Twelve of Europe's biggest and richest clubs have agreed to form a breakaway league, dubbed the "Super League," that threatens to derail the longstanding structures of the sport.
Arsenal, Chelsea, Liverpool, Manchester City, Manchester United, Tottenham Hotspur, Atletico Madrid, Barcelona, Real Madrid, AC Milan, Inter Milan, and Juventus are the clubs that have agreed to participate.
Three additional teams are expected to join ahead of the inaugural season, the Super League said, adding that the competition will begin as "soon as practicable."
The remaining five teams would vary each season based on performance.
"The new annual tournament will provide significantly greater economic growth and support for European football via a long-term commitment to uncapped solidarity payments which will grow in line with league revenues," read a Super League statement. "These solidarity payments will be substantially higher than those generated by the current European competition and are expected to be in excess of €10 billion during the course of the initial commitment period of the clubs."
The founding clubs will receive a one-time payment of €3.5 billion.
Investment bank JP Morgan is underwriting the project, sources told Mark Ogden of ESPN.
The move threatens the existence of the Champions League, Europe's premier club event. The Super League's proposal notes that matches will take place in the middle of the week, a slot the Champions League currently occupies.
In response to Sunday's development, which Martyn Ziegler and Matt Lawton of The Times first reported, UEFA reiterated its stance that clubs and players involved in any breakaway competition will face serious sanctions.
UEFA issued a joint statement with the Premier League, La Liga, Serie A, and the football federations in Spain and Italy, saying that the groups remain "united in our efforts to stop this cynical project."
"Football is based on open competitions and sporting merit; it cannot be any other way," read the statement. "As previously announced by FIFA and the six federations, the clubs concerned will be banned from playing in any other competition at domestic, European, or world level, and their players could be denied the opportunity to represent their national teams."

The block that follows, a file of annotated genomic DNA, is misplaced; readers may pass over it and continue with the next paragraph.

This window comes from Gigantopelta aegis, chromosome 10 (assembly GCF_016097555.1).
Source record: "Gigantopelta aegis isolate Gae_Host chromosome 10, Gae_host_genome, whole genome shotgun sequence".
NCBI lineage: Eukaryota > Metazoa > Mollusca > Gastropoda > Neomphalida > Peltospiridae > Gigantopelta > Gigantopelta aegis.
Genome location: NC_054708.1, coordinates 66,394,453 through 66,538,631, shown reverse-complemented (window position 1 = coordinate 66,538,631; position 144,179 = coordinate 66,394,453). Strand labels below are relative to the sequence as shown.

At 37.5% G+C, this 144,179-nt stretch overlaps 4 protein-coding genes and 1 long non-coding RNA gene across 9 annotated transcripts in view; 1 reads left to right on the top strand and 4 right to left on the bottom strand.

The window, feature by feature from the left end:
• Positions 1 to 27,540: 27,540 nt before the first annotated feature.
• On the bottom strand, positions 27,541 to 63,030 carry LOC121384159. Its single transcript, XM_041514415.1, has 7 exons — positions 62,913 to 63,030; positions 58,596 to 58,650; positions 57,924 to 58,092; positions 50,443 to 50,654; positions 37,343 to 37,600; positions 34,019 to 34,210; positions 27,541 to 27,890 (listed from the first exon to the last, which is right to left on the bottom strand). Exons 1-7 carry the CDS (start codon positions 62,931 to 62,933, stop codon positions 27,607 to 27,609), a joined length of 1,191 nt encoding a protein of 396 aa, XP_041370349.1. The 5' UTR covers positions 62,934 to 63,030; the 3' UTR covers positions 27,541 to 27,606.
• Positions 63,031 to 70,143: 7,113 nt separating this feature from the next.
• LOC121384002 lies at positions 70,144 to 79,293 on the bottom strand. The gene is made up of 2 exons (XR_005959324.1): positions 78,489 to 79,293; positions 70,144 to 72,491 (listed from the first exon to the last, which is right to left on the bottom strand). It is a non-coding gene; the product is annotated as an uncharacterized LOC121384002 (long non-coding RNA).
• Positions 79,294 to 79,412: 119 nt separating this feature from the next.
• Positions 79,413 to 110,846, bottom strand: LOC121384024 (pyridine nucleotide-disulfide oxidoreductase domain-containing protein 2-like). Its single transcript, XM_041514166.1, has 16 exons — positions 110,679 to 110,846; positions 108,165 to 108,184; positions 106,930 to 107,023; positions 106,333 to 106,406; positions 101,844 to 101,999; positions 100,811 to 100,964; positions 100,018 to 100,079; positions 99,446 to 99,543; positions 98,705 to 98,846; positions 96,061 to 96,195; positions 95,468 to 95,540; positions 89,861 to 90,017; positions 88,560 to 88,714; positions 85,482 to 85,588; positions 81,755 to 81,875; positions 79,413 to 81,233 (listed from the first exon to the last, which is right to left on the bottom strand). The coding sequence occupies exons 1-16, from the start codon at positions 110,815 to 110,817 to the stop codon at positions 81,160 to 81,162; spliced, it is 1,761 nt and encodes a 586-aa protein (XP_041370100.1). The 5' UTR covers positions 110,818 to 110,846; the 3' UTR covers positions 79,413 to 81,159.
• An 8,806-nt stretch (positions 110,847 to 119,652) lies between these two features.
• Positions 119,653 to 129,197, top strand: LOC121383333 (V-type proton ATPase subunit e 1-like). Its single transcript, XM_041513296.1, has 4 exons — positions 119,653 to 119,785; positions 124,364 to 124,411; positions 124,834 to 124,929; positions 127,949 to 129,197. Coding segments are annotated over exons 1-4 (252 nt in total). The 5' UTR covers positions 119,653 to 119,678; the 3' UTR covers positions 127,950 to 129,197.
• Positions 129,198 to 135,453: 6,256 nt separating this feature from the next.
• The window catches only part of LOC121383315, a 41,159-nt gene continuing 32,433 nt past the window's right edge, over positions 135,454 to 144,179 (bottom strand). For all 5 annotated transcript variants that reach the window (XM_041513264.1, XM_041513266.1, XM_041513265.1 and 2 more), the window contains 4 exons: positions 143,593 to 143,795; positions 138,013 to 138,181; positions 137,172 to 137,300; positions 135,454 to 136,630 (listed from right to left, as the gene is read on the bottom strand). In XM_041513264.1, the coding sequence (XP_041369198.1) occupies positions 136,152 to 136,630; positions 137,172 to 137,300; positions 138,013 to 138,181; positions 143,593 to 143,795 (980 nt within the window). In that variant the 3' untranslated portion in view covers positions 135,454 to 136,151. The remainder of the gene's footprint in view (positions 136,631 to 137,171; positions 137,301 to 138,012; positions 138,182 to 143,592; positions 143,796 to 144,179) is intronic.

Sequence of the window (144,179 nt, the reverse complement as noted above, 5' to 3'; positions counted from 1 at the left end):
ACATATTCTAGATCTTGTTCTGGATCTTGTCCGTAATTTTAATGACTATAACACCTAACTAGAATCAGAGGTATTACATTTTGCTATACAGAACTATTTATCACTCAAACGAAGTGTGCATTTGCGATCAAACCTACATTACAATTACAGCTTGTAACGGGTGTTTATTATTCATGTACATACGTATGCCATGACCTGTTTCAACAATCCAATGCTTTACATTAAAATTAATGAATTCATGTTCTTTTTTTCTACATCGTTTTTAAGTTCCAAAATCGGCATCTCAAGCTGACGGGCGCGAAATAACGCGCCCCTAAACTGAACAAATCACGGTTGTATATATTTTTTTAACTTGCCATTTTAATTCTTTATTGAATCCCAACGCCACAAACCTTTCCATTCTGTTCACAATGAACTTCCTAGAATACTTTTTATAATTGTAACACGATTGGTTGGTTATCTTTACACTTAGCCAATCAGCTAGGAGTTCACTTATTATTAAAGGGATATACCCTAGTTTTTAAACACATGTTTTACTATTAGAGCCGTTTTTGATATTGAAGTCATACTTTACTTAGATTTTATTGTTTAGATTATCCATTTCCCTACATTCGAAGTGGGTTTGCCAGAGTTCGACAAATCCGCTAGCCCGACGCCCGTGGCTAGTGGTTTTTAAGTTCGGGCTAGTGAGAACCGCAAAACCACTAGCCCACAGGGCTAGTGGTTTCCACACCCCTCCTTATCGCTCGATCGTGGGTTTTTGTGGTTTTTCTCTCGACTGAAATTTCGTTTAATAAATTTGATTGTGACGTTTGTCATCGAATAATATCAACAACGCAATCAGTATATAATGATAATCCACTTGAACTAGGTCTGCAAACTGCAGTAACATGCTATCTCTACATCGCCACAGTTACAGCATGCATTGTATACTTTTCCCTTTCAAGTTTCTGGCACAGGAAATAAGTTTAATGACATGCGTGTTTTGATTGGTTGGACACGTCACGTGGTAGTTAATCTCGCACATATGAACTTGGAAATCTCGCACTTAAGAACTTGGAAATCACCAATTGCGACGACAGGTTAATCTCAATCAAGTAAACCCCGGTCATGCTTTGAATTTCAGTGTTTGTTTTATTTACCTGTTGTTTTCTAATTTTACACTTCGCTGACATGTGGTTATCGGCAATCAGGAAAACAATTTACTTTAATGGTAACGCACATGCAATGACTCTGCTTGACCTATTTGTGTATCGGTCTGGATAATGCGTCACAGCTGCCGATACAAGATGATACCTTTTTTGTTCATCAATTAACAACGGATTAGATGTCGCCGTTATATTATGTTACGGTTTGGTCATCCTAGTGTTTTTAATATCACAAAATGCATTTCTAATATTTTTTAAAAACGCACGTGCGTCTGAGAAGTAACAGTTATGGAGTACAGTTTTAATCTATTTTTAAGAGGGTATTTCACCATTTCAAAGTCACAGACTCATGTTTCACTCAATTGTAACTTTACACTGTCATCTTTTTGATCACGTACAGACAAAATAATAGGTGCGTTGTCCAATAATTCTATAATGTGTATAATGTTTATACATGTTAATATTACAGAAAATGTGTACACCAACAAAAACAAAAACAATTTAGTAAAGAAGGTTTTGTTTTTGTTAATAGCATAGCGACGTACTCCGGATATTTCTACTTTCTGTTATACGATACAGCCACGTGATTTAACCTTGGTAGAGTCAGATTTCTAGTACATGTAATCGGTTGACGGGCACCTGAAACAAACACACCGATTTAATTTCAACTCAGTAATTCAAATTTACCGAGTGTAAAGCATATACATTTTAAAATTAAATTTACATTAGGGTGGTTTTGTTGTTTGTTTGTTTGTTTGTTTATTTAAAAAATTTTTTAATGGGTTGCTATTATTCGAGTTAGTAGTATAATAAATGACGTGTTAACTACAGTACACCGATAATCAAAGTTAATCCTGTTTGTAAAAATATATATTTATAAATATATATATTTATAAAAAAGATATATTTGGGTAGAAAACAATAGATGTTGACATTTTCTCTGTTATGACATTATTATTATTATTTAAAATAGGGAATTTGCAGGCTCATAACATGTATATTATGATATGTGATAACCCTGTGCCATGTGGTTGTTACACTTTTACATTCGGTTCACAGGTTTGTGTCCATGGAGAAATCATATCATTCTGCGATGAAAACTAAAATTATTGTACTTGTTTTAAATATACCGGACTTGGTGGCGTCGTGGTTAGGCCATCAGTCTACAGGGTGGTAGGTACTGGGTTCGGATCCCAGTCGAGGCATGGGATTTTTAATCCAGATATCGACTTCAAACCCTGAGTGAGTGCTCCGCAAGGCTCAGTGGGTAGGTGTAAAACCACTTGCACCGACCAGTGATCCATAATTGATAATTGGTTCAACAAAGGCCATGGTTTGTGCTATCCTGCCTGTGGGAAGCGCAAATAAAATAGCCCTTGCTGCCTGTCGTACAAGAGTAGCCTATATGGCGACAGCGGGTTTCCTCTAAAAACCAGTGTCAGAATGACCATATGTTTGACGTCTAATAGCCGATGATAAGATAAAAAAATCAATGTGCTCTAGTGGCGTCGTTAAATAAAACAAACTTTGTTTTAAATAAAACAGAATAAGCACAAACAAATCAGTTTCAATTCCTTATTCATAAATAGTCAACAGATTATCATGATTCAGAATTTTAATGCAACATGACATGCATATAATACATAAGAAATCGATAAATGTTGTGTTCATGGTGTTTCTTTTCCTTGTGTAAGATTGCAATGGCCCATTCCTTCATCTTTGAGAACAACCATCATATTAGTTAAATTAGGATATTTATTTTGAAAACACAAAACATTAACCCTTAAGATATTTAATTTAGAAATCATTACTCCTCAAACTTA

Though UEFA explicitly thanked German and French teams for refusing to sign up for the breakaway competition, two Bundesliga sides and one Ligue 1 outfit will be among the initial participants, according to Ogden.
The potential creation of a Super League has long hung over European football, with top clubs using the possibility of the competition to squeeze more money and control out of UEFA.
Sunday's news comes after the European Club Association and UEFA reportedly agreed on a plan to revamp the Champions League. UEFA is expected to announce Monday a new 36-team format - a style that would give major clubs a larger share of revenue generated.
Juventus quit the ECA in the immediate aftermath of the Super League plans going public, reports Rob Harris of The Associated Press. Club chairman Andrea Agnelli, who had been heavily involved in talks regarding a revamped Champions League, also resigned as ECA chairman and relinquished his position on UEFA's executive committee.
Agnelli is the vice president of the Super League, along with Manchester United co-chairman Joel Glazer. Real Madrid chief Florentino Perez is the president.
The other 11 founding Super League clubs are expected to follow suit and leave the ECA.
The teams said they want to continue competing in domestic leagues, while a corresponding women's league will also be created, the Super League noted.